Ogden recognizes that Tea Party activity represents a political force, but he questions why its devotees would support Bius over him. “I’m sure by any rating service I’m one of the most conservative members of the Texas Senate, so I don't know whether a strategy of running to the right of me will work. But I don’t think so,” he says. Moreover, though some of the anti-incumbent fervor bleeds into state races, most of the Tea Party anger is directed nationally, and against Democrats. “The Tea Party represents a significant number of conservative people in my district who are generally alarmed about the direction the federal government is going, and I agree with them,” Ogden says.
Bill Lyle, president of the Tea Party in Leon County, says he's heard no particular buzz about the District 5 race and no outrage directed specifically at Ogden. “Honestly, we’re probably a whole lot less aware of the state situation than the we are of the federal, but I have heard we’re facing a $12 or $15 billion shortfall in the state,” Lyle says. “We want to get back to conservative roots and the Constitution. Whichever candidate is the most conservative, they’re going to get the vote. It’s going to boil down to who’s the most fiscally responsible and who will do the most to control the borders.”
Experience for the coming crisis
For Ogden, that coming state shortfall also was a great motivator to run for at least one more term. He’s been in the thick of budget hardball in Austin for two decades. And that’s the main reason voters should send him back for another inning, he says. Though Bius has charged that Odgen will push to raise taxes to fill the budget gap, Ogden flatly denies it. “You can’t raise taxes in a recession,” he says. Rather, he would push for a combination of spending cuts and using a portion of the state’s Rainy Day Fund, estimated at about $8 billion. “We saved it for a rainy day, and it’s raining,” he says.
As for Bius’s charge that his opponent spearheaded an increase in the franchise tax, Ogden says Bius either misunderstands or mischaracterizes the legislation. Ogden and others reformed the way the tax was collected, he says, and used it to offset the revenues lost by “the largest property tax cut anyone can remember,” when the Legislature cut the rate from $1.50 to $1. At the same time, the Legislature instituted a business tax to replace the franchise tax, which huge numbers of businesses had avoided paying through a loophole, leaving others to carry the load. The business tax only made up part of the revenue lost through the property tax cut, Ogden says. “I don’t think my opponent knows what he’s talking about,” he said.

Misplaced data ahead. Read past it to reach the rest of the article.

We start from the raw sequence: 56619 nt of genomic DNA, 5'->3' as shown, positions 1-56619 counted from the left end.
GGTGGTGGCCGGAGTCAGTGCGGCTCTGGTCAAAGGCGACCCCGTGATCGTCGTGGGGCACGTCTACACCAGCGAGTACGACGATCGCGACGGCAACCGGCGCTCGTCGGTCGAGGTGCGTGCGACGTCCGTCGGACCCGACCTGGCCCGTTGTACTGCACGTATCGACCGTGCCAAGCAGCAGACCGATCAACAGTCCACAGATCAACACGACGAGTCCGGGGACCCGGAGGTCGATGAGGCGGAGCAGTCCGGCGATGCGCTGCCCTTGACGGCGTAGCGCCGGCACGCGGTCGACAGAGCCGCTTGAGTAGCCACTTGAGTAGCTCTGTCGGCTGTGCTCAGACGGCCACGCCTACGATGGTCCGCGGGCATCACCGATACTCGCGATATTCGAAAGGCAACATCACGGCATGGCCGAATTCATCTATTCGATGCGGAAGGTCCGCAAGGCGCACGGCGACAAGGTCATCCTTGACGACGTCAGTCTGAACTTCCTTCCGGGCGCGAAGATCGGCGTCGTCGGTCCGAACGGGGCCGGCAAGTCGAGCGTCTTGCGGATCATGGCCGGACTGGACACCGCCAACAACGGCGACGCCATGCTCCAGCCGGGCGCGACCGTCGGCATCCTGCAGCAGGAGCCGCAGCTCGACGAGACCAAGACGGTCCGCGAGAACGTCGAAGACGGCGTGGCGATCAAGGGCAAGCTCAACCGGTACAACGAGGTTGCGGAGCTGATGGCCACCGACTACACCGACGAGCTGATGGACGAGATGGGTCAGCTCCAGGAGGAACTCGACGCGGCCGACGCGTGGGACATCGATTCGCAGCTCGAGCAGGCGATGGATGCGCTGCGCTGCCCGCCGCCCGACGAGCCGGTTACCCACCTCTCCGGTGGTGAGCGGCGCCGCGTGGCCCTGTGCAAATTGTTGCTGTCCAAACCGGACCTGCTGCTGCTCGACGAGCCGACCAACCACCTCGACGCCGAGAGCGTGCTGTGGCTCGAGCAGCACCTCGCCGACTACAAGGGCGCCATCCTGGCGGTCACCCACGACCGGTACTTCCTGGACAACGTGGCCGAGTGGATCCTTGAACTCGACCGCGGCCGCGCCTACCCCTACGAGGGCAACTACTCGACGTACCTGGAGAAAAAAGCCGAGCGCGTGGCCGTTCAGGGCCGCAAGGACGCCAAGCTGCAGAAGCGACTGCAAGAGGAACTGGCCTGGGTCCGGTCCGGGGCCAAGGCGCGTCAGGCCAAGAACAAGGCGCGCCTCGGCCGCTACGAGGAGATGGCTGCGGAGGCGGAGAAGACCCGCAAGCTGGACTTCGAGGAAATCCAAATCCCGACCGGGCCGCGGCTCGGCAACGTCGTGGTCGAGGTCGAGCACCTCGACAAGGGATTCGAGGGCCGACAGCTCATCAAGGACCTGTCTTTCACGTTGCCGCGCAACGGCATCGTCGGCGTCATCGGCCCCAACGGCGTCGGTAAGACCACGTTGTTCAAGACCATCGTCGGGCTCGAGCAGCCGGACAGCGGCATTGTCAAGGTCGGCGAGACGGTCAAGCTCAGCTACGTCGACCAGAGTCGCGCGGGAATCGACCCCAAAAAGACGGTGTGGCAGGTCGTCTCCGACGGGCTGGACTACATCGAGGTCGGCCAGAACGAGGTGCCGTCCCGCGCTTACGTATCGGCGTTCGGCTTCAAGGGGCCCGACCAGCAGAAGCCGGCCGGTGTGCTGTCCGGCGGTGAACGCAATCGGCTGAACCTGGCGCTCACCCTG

Ogden and Bius also have sparred over the Trans-Texas Corridor, which Ogden initially supported, then opposed. The bottom line: The Legislature never appropriated any money to build it, Ogden says. And Ogden and others, responding to public criticism, passed a bill to make sure that it follows existing highway rights of way rather than going through private property.
In an apparent attempt to solidify his more-conservative-than-Ogden bona fides, Bius has made the elimination of “generational welfare” a centerpiece of his campaign. “If we begin requiring drug testing for those trying to get cash payments for welfare and require them to be citizens of the United States and Texas, it’ll go along way toward solving our social problems,” Bius says. “My momma told me, you get what you pay for. If you want drug addicts, give them money. If you want illegal immigrants, give them money.”
Ogden brushes off the idea as cynical stereotyping of the poor — and wholly unnecessary in a conservative state that already has among the nation’s stingiest public doles. “It bothers me, because it’s kind of a code word,” he says. “I’m not sure exactly what he means by it, but Texas is the least generous state when it comes to welfare. The majority of people on it are children. Another large category is people in nursing homes. Neither of these groups fit into the category of ‘generational welfare.’ … We have not incentivized anti-social behavior, but when you’re dealing with unemployed mothers with children, you have to do something. You can’t just say, ‘It’s not our problem – good luck.’”